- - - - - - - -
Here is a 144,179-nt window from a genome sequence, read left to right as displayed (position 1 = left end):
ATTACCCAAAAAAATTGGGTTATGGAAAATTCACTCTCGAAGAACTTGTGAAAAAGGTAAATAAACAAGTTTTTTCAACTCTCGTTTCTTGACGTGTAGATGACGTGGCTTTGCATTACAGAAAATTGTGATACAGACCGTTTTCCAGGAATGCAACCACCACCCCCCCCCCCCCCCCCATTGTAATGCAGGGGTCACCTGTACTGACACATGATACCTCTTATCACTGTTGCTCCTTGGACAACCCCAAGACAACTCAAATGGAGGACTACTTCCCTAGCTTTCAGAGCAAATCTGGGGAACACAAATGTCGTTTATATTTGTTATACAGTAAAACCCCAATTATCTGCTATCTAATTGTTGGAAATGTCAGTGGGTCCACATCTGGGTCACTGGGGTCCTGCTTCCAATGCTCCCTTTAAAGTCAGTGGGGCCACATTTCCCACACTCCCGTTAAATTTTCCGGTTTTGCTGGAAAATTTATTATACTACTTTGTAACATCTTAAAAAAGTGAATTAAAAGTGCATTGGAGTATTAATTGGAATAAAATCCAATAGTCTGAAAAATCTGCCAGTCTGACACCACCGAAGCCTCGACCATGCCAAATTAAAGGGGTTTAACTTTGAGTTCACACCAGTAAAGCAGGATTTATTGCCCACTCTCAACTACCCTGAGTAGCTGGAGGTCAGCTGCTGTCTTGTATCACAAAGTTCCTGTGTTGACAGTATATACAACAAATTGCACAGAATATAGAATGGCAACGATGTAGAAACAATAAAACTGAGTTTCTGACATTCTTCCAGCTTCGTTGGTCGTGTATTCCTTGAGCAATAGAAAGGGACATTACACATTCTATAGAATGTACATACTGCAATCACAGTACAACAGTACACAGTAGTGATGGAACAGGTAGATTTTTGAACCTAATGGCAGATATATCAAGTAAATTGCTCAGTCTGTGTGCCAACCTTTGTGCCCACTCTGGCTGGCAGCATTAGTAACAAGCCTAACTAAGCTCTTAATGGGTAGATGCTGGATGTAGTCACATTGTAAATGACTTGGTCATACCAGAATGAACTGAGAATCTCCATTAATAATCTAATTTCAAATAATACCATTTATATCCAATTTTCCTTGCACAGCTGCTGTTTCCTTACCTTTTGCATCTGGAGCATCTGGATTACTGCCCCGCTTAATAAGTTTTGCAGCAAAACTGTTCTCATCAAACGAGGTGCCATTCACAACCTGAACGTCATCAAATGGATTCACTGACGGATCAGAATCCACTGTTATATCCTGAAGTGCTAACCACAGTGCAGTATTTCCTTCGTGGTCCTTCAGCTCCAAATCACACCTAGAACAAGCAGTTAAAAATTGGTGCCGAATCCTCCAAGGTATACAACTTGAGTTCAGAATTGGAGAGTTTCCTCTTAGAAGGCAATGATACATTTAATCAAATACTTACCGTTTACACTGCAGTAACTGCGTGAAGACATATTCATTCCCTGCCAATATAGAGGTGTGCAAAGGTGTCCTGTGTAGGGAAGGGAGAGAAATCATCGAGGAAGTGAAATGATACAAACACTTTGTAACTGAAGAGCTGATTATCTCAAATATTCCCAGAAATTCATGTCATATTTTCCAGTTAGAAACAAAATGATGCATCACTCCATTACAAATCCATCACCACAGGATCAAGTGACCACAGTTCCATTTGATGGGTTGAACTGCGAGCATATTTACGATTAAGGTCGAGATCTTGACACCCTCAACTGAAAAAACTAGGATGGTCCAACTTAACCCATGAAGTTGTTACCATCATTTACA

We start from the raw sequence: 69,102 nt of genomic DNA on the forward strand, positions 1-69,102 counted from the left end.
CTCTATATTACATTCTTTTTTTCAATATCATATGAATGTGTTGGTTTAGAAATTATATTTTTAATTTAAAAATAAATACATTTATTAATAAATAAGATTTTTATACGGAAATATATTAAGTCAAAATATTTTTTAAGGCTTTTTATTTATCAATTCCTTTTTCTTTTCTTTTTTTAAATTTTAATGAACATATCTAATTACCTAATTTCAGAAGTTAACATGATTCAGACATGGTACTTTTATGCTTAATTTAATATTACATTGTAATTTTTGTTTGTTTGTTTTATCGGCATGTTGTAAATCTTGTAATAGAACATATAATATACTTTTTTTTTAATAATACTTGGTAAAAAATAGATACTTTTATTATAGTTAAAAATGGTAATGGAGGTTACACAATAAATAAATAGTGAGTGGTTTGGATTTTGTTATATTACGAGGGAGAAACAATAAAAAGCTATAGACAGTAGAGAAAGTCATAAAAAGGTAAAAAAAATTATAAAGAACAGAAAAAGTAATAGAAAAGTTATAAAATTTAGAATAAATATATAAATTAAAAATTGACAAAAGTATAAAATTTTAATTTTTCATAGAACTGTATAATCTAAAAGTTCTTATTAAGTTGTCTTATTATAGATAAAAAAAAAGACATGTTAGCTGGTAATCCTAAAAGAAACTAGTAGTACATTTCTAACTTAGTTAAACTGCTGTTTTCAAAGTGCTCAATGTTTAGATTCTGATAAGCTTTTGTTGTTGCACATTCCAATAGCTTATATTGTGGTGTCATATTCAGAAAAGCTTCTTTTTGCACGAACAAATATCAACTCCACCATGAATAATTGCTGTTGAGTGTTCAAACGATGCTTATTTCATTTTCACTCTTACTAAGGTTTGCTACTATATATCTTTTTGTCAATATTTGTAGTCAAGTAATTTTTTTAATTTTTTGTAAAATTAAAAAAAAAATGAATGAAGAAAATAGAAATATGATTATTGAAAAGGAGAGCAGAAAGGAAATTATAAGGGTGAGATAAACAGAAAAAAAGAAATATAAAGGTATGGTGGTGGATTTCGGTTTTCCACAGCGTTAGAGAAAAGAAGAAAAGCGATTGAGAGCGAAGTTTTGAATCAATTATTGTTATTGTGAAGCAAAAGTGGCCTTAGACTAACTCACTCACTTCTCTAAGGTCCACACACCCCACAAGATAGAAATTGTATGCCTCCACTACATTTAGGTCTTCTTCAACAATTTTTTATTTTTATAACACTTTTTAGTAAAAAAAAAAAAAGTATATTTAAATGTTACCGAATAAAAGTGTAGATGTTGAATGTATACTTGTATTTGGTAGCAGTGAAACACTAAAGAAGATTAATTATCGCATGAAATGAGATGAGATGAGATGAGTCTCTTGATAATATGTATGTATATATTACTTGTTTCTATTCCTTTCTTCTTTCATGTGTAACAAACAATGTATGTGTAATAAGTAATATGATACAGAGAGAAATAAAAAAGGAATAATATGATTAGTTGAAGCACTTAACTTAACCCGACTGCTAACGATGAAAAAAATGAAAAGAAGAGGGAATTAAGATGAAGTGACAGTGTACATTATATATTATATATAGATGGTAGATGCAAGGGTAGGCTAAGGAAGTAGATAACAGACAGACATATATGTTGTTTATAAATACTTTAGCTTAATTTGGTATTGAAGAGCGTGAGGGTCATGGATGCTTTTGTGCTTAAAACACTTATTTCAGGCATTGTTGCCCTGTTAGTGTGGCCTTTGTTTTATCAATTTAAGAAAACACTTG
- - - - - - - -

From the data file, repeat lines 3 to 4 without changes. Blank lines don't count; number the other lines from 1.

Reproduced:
We start from the raw sequence: 69,102 nt of genomic DNA on the forward strand, positions 1-69,102 counted from the left end.
CTCTATATTACATTCTTTTTTTCAATATCATATGAATGTGTTGGTTTAGAAATTATATTTTTAATTTAAAAATAAATACATTTATTAATAAATAAGATTTTTATACGGAAATATATTAAGTCAAAATATTTTTTAAGGCTTTTTATTTATCAATTCCTTTTTCTTTTCTTTTTTTAAATTTTAATGAACATATCTAATTACCTAATTTCAGAAGTTAACATGATTCAGACATGGTACTTTTATGCTTAATTTAATATTACATTGTAATTTTTGTTTGTTTGTTTTATCGGCATGTTGTAAATCTTGTAATAGAACATATAATATACTTTTTTTTTAATAATACTTGGTAAAAAATAGATACTTTTATTATAGTTAAAAATGGTAATGGAGGTTACACAATAAATAAATAGTGAGTGGTTTGGATTTTGTTATATTACGAGGGAGAAACAATAAAAAGCTATAGACAGTAGAGAAAGTCATAAAAAGGTAAAAAAAATTATAAAGAACAGAAAAAGTAATAGAAAAGTTATAAAATTTAGAATAAATATATAAATTAAAAATTGACAAAAGTATAAAATTTTAATTTTTCATAGAACTGTATAATCTAAAAGTTCTTATTAAGTTGTCTTATTATAGATAAAAAAAAAGACATGTTAGCTGGTAATCCTAAAAGAAACTAGTAGTACATTTCTAACTTAGTTAAACTGCTGTTTTCAAAGTGCTCAATGTTTAGATTCTGATAAGCTTTTGTTGTTGCACATTCCAATAGCTTATATTGTGGTGTCATATTCAGAAAAGCTTCTTTTTGCACGAACAAATATCAACTCCACCATGAATAATTGCTGTTGAGTGTTCAAACGATGCTTATTTCATTTTCACTCTTACTAAGGTTTGCTACTATATATCTTTTTGTCAATATTTGTAGTCAAGTAATTTTTTTAATTTTTTGTAAAATTAAAAAAAAAATGAATGAAGAAAATAGAAATATGATTATTGAAAAGGAGAGCAGAAAGGAAATTATAAGGGTGAGATAAACAGAAAAAAAGAAATATAAAGGTATGGTGGTGGATTTCGGTTTTCCACAGCGTTAGAGAAAAGAAGAAAAGCGATTGAGAGCGAAGTTTTGAATCAATTATTGTTATTGTGAAGCAAAAGTGGCCTTAGACTAACTCACTCACTTCTCTAAGGTCCACACACCCCACAAGATAGAAATTGTATGCCTCCACTACATTTAGGTCTTCTTCAACAATTTTTTATTTTTATAACACTTTTTAGTAAAAAAAAAAAAAGTATATTTAAATGTTACCGAATAAAAGTGTAGATGTTGAATGTATACTTGTATTTGGTAGCAGTGAAACACTAAAGAAGATTAATTATCGCATGAAATGAGATGAGATGAGATGAGTCTCTTGATAATATGTATGTATATATTACTTGTTTCTATTCCTTTCTTCTTTCATGTGTAACAAACAATGTATGTGTAATAAGTAATATGATACAGAGAGAAATAAAAAAGGAATAATATGATTAGTTGAAGCACTTAACTTAACCCGACTGCTAACGATGAAAAAAATGAAAAGAAGAGGGAATTAAGATGAAGTGACAGTGTACATTATATATTATATATAGATGGTAGATGCAAGGGTAGGCTAAGGAAGTAGATAACAGACAGACATATATGTTGTTTATAAATACTTTAGCTTAATTTGGTATTGAAGAGCGTGAGGGTCATGGATGCTTTTGTGCTTAAAACACTTATTTCAGGCATTGTTGCCCTGTTAGTGTGGCCTTTGTTTTATCAATTTAAGAAAACACTTG